And even where there is dialogue is typically part of the problem, as well. Conversations about sexual violence — a hate crime, a tool of oppression, a social problem — are too often reduced to speculations about responsibility, intent and the veracity of survivors’ reports. The media qualify reports of sexual violence with the word “allegedly,” which veils the undermining of survivors’ voices with concerns about legal considerations. In some places, “devil’s advocates” — clueless, conservative, white, heterosexual cis men — are given more room to weigh in on something they have probably never experienced and on which they lack expertise.

Apparently, we do not want to hear survivors, we do not want to believe them, we do not want to recognize them as credible sources on their own experiences. So they have to find their own spaces to share their stories. (See also this Washington Post series.)

So in the spirit of amplifying the voices of the marginalized, “Conditionally Accepted” will feature guest blog posts about sexual violence over the next six months. Yes, we are devoting half the year to this oh-so-important topic, though we know six months is hardly enough. Several guest bloggers from different career stages and academic and social backgrounds contributed to our call for blog posts on rape, sexual assault, sexual harassment, stalking and intimate partner violence in higher education. Some people reflect on a personal experience, some offer teaching and research tips, and others offer advice for effectively supporting survivors and ending campus sexual violence.

This series of blog posts will certainly not solve all the issues, but it is at least one way to amplify the voices of survivors — and, to be certain, that is an important first step.

How To Support Grad Students Who Become Parents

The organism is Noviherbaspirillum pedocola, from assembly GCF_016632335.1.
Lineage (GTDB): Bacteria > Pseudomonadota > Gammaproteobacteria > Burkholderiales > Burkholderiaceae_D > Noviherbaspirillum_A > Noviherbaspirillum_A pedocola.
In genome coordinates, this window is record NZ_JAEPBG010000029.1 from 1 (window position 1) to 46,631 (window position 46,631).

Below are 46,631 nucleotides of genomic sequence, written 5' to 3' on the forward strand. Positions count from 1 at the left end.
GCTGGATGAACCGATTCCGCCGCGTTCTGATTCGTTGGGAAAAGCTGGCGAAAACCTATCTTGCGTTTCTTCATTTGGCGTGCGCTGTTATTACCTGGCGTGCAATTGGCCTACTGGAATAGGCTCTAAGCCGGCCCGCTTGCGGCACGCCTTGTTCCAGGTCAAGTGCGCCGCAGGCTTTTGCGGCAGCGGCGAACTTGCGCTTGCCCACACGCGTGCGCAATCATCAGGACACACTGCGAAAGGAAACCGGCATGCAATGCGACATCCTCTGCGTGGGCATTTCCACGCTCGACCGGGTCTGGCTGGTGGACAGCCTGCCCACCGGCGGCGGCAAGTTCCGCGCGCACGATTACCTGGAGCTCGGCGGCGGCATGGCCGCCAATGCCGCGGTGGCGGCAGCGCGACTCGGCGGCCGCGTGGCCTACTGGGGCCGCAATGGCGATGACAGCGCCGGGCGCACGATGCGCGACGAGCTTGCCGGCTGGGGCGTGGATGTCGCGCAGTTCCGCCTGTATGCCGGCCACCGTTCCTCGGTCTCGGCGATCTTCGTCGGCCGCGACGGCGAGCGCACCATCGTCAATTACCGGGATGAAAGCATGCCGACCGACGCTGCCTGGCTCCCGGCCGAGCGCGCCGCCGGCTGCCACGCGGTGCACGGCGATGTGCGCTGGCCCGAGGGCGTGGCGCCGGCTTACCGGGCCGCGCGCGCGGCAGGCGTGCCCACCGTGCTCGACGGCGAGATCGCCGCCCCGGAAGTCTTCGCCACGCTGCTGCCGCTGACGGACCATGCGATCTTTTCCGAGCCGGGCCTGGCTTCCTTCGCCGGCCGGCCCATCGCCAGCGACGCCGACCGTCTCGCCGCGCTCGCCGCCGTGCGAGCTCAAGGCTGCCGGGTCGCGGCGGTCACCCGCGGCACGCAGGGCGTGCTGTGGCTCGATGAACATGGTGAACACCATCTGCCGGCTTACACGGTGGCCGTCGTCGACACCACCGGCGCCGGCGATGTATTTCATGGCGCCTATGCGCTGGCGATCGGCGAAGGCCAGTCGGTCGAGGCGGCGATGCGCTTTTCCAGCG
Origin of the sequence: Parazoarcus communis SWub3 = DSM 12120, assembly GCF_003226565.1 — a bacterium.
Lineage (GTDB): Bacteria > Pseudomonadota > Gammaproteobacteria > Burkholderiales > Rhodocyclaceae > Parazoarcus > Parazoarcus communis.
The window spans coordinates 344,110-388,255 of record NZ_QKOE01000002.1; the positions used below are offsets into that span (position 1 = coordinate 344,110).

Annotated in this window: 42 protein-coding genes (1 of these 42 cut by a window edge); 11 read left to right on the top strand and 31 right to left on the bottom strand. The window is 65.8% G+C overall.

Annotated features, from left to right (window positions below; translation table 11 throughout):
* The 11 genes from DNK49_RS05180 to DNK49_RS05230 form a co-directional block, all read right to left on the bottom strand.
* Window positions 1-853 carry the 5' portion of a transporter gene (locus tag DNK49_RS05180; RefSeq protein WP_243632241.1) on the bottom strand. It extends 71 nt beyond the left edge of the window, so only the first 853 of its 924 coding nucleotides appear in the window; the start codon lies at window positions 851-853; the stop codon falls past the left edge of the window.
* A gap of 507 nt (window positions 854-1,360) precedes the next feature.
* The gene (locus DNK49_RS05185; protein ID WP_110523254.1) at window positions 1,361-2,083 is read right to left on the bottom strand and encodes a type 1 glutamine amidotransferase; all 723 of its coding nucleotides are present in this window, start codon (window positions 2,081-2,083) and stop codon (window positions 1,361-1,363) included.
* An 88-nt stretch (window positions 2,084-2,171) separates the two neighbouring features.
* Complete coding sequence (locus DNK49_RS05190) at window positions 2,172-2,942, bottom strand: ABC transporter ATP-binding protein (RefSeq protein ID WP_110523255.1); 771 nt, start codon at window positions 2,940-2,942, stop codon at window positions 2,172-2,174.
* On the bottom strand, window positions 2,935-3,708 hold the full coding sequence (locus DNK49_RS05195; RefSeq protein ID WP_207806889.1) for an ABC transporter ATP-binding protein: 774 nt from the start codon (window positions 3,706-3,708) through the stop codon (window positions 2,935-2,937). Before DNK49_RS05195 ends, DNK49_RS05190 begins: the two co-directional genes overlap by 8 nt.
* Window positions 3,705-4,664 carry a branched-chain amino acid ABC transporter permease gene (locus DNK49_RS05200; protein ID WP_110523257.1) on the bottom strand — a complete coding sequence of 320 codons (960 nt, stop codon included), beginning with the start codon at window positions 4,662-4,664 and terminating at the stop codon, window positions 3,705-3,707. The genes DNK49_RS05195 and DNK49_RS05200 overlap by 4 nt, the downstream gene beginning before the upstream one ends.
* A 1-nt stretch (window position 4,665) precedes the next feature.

whitney-pirtleNote: this blog post was originally published on our career advice column on Inside Higher Ed. Dr. Whitney N. Laster Pirtle is an assistant professor of sociology at the University of California, Merced. Her research is on race, identity and health. She often shares other stories and advice on her blog, The Sociology Ph.D. and Me.

Creating Space for Academic Babies

In my first essay, I reflected on the barriers I faced as a black mother in graduate school. Given the biases I had to confront, I attempted to hide my status as a mother when I went on the academic job market. I created a professional presence on social media that disclosed little about my personal life. I explicitly asked my letter writers not to mention that I was a mother. On campus visits, I asked vague questions about schools near the university.

I already carried job-market anxiety and impostor syndrome feelings as a student of color. On top of that, I worried that if word got out I was a parent, I might have worse chances of landing a job.

I did, however, keep an ear to the ground for how, or if, potential departments talked about work-life balance. When I arrived at my current institution, the University of California, Merced, I was pleasantly surprised. It seemed that work and life (including life with children) were not separate entities but rather two sides of the same coin. It was a place that valued the whole person, and I knew I wanted to be a part of it.

Support for Faculty With Children